Texas school shooting aftermath: Casket maker and florist aim to heal wounds


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As the families of those lost in last week’s school shooting in Uvalde, Texas, continue to grieve, two Texas businesses are stepping up to do their part in helping victims’ families get through this extremely difficult time. 

Funerals began on Tuesday of this week after a gunman opened fire last Tuesday, May 24, at Robb Elementary School in Uvalde — killing 19 innocent children and two teachers. 

Trey Ganem, owner of SoulShine Industries in Edna, Texas, made customized caskets for 18 of the 19 children killed at Robb Elementary, and one adult, free of charge.  

Meanwhile, Adrian Alaniz, owner of The Petal Express in Cuero, Texas, donated 22 casket sprays for all the victims of the shooting. 


In addition, he donated a casket spray for Joe Garcia, the deceased husband of teacher Irma Garcia. 

Husband Joe Garcia suffered a fatal heart attack following his wife’s death. 

The aftermath of the school shooting in Uvalde, Texas. On May 24, 2022, a gunman opened fire inside the school, killing 19 student and two teachers. (AP Photo/Dario Lopez-Mills / AP Newsroom)

Despite the tragedy, these two small businesses are holding it together by doing their part to help in any way they can.

‘I started this business to help families’

Speaking to FOX Business about his critical work to help heal wounds of the heart and soul, Trey Ganem, owner of SoulShine Industries, said, "I was called after the shooting happened — and I have done this before for the Sutherland Springs shooting. I became friends with an officer there, he called me and said, ‘We got another — is there another way to help these families?'"

“If there is any way to make a difference, I wanted to be part of that.”

"Immediately I said yes," added Ganem. 

"I started this business to help families. I believe this is what I was led to do. I wanted to get down there and help these families."


Ganem also said, "If there is any way to make a difference, I wanted to be part of that."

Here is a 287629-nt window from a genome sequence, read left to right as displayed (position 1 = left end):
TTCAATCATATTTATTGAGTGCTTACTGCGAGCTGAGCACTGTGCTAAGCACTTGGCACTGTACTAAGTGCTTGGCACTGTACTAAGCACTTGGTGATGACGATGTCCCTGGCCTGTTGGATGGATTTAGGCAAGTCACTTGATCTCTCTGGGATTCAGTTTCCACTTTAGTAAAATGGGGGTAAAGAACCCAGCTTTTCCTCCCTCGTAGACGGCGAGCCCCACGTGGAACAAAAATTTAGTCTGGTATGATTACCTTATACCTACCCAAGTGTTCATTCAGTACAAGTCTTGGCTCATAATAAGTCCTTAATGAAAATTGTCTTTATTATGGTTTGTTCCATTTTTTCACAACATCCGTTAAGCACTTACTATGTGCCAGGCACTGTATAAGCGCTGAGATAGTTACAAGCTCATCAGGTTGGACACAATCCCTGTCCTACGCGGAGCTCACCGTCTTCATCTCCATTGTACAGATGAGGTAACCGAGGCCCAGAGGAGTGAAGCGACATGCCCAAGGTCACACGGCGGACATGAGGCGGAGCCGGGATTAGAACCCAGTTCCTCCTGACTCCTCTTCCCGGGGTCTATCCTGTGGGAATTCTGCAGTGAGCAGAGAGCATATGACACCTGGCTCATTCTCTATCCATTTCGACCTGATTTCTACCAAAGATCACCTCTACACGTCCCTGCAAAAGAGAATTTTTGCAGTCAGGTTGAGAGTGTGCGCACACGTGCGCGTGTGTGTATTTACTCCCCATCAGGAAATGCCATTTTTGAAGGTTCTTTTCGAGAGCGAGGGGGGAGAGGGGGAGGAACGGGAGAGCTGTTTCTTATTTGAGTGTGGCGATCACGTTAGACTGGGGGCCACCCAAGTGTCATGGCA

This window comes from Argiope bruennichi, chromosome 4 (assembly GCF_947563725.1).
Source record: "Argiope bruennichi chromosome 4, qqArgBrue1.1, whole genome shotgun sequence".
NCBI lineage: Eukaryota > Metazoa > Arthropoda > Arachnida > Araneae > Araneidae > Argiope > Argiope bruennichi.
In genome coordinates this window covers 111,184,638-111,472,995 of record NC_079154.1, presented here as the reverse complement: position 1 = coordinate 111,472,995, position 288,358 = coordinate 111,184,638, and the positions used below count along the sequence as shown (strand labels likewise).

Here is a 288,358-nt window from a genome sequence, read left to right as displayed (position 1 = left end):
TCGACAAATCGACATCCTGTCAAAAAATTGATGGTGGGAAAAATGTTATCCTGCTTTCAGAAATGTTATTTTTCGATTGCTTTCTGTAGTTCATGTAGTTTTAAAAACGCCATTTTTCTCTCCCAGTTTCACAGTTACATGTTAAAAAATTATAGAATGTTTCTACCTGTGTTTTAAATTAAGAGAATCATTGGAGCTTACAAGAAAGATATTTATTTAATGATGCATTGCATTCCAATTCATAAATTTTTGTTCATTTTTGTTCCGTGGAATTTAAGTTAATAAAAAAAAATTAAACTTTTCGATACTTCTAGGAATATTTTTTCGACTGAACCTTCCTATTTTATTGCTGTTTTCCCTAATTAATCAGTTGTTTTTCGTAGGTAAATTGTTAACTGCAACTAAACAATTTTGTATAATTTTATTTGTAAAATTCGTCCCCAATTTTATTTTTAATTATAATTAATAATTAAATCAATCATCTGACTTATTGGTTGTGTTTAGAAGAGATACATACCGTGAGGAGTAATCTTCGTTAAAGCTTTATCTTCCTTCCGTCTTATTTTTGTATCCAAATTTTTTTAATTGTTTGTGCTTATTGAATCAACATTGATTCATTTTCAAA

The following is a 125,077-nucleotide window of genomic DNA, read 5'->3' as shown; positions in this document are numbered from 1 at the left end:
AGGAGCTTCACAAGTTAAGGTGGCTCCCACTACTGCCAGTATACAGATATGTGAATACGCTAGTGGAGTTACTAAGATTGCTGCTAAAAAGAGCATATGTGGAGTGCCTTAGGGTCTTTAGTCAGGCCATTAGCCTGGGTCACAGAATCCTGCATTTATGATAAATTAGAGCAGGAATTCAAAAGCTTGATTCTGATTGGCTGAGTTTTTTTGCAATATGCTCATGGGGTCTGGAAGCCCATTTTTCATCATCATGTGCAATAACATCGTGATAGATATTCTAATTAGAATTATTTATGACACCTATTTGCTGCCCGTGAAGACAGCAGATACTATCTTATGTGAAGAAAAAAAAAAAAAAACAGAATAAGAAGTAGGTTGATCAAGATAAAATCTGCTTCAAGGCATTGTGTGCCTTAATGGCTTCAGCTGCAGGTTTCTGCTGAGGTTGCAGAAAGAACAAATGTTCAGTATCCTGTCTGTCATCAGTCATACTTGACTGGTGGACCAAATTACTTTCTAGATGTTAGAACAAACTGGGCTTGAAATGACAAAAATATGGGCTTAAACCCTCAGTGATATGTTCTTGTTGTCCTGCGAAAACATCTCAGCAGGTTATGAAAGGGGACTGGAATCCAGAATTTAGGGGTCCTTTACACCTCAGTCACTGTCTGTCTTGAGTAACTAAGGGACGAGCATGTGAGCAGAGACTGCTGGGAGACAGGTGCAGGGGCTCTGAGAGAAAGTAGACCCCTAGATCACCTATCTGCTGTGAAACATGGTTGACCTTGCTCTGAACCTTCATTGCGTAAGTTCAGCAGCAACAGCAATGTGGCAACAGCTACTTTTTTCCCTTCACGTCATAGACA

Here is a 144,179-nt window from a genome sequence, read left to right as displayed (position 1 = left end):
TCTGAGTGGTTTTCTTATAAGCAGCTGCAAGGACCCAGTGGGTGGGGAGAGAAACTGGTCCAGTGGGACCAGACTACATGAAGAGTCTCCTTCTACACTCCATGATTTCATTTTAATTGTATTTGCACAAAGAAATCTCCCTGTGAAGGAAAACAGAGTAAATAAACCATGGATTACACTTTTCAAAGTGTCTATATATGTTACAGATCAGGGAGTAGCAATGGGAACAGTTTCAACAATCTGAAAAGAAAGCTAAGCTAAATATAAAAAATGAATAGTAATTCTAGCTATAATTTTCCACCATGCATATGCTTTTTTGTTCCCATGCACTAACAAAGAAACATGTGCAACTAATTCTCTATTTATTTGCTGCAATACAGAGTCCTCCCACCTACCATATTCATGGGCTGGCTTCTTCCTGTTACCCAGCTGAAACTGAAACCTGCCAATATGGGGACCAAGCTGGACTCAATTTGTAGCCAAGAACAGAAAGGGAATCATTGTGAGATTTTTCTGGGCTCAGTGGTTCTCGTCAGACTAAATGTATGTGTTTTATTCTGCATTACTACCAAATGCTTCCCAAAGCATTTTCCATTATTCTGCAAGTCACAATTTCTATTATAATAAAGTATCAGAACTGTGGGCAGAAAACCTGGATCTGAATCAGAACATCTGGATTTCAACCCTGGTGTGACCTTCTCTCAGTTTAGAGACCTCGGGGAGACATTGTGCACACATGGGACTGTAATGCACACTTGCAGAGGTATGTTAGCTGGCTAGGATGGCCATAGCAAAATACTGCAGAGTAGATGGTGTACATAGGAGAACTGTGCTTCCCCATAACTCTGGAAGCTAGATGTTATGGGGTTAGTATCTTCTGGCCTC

He said of the casket creations, "All of the designs come from us, but we talk to the families — they gave us the inspiration."

Meghan Markle, Duchess of Sussex, visits a memorial site with flowers on Thursday, May 26, 2022, to honor the victims killed in the elementary school shooting in Uvalde, Texas. (AP Photo/Jae C. Hong) (AP Images)

"They told us their kid loved this and this — or she wanted to be this. That’s where we got our inspiration for the designs."

Ganem also said, "It’s heartbreaking and I get choked up talking about it, but it gives families a little bit of peace knowing we are doing something that represents their child."

“The hardest thing a parent has to do is pick out a casket for their child. We want to make it easy for them.”

"It helps start the healing process — and we feel the casket represents the fun things they liked to do."

Said Ganem as well, "The hardest thing a parent has to do is pick out a casket for their child. We want to make it easy for them. Each child was unique — and we wanted to express that."

‘We do the best we can’

Adrian Alaniz, owner of The Petal Express, told FOX Business, "The first thing I thought when I got that call was ‘not again' — immediately, ‘not again.’"

Flowers are shown at a memorial for the Uvalde, Texas, shooting victims. (The Petal Express / Fox News)

She added, "And all I could think about was that small community."

"Uvalde is a great little community," she also said. 

"I was shocked it happened in a little town like that. You never think it would ever happen."

Flowers, photos and memorial items surround this sign at Robb Elementary School in Uvalde, Texas, in the wake of the shooting on May 24, 2022. (The Petal Express / Fox News)

Alaniz added, "We are all emotionally drained at the shop. We do the best we can."

"We have done 18 child caskets and one adult, all free of charge to the families."

"Tears my heart in half making these little caskets," she also said. 


"We treat every casket as if we were making it for one of our own family members. We want to pour everything into these caskets to represent their loved ones," she said.

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